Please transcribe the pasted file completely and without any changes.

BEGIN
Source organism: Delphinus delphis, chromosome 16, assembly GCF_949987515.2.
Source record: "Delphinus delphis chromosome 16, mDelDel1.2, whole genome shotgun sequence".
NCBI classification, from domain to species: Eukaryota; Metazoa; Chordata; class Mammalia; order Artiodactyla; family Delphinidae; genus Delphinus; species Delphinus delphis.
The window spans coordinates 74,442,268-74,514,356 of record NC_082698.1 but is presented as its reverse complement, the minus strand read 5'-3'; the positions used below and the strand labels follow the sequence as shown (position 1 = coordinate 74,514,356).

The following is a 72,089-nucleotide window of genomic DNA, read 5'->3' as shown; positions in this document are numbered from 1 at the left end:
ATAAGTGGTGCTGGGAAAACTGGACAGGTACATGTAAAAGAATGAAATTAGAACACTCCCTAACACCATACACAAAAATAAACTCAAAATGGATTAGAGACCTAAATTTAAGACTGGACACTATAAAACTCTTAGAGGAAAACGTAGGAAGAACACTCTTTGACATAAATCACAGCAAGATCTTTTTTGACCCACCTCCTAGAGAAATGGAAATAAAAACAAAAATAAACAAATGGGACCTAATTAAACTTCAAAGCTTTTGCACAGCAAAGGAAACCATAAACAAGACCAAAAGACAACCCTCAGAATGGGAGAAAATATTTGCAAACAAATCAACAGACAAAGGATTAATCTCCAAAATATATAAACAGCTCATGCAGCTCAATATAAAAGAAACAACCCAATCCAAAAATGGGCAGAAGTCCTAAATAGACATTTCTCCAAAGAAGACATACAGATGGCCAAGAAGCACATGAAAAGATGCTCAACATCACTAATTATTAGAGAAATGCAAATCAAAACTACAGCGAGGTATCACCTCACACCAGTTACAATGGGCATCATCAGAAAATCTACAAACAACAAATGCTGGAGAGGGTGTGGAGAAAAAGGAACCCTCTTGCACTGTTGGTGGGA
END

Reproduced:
Source organism: Delphinus delphis, chromosome 16, assembly GCF_949987515.2.
Source record: "Delphinus delphis chromosome 16, mDelDel1.2, whole genome shotgun sequence".
NCBI classification, from domain to species: Eukaryota; Metazoa; Chordata; class Mammalia; order Artiodactyla; family Delphinidae; genus Delphinus; species Delphinus delphis.
The window spans coordinates 74,442,268-74,514,356 of record NC_082698.1 but is presented as its reverse complement, the minus strand read 5'-3'; the positions used below and the strand labels follow the sequence as shown (position 1 = coordinate 74,514,356).

The following is a 72,089-nucleotide window of genomic DNA, read 5'->3' as shown; positions in this document are numbered from 1 at the left end:
ATAAGTGGTGCTGGGAAAACTGGACAGGTACATGTAAAAGAATGAAATTAGAACACTCCCTAACACCATACACAAAAATAAACTCAAAATGGATTAGAGACCTAAATTTAAGACTGGACACTATAAAACTCTTAGAGGAAAACGTAGGAAGAACACTCTTTGACATAAATCACAGCAAGATCTTTTTTGACCCACCTCCTAGAGAAATGGAAATAAAAACAAAAATAAACAAATGGGACCTAATTAAACTTCAAAGCTTTTGCACAGCAAAGGAAACCATAAACAAGACCAAAAGACAACCCTCAGAATGGGAGAAAATATTTGCAAACAAATCAACAGACAAAGGATTAATCTCCAAAATATATAAACAGCTCATGCAGCTCAATATAAAAGAAACAACCCAATCCAAAAATGGGCAGAAGTCCTAAATAGACATTTCTCCAAAGAAGACATACAGATGGCCAAGAAGCACATGAAAAGATGCTCAACATCACTAATTATTAGAGAAATGCAAATCAAAACTACAGCGAGGTATCACCTCACACCAGTTACAATGGGCATCATCAGAAAATCTACAAACAACAAATGCTGGAGAGGGTGTGGAGAAAAAGGAACCCTCTTGCACTGTTGGTGGGA